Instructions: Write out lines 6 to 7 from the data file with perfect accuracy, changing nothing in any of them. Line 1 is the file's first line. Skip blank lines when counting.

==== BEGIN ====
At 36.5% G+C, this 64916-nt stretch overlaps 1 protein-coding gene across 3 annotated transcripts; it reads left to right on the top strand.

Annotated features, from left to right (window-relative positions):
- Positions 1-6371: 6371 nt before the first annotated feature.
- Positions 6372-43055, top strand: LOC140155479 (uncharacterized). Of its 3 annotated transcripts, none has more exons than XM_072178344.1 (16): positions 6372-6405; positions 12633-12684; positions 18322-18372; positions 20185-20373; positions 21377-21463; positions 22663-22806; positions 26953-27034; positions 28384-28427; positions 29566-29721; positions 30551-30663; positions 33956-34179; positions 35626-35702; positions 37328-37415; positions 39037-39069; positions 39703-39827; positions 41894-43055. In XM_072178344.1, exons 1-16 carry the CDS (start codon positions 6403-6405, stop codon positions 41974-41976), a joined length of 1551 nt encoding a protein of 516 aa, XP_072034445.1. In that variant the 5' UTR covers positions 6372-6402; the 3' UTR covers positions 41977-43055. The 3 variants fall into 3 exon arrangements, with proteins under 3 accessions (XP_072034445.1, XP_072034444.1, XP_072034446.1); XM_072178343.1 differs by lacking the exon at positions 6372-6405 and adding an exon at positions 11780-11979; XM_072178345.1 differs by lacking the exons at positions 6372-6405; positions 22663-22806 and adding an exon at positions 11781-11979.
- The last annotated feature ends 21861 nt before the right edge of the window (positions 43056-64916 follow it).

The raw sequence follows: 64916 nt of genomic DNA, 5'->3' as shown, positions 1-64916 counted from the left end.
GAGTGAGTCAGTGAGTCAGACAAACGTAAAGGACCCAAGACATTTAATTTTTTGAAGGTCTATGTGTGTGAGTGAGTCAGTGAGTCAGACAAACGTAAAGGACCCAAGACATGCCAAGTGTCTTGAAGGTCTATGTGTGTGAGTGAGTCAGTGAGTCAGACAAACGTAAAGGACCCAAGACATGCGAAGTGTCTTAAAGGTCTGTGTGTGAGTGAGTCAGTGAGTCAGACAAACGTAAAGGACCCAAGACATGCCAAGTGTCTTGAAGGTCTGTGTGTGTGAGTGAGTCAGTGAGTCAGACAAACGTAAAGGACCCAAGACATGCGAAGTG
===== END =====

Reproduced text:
The raw sequence follows: 64916 nt of genomic DNA, 5'->3' as shown, positions 1-64916 counted from the left end.
GAGTGAGTCAGTGAGTCAGACAAACGTAAAGGACCCAAGACATTTAATTTTTTGAAGGTCTATGTGTGTGAGTGAGTCAGTGAGTCAGACAAACGTAAAGGACCCAAGACATGCCAAGTGTCTTGAAGGTCTATGTGTGTGAGTGAGTCAGTGAGTCAGACAAACGTAAAGGACCCAAGACATGCGAAGTGTCTTAAAGGTCTGTGTGTGAGTGAGTCAGTGAGTCAGACAAACGTAAAGGACCCAAGACATGCCAAGTGTCTTGAAGGTCTGTGTGTGTGAGTGAGTCAGTGAGTCAGACAAACGTAAAGGACCCAAGACATGCGAAGTG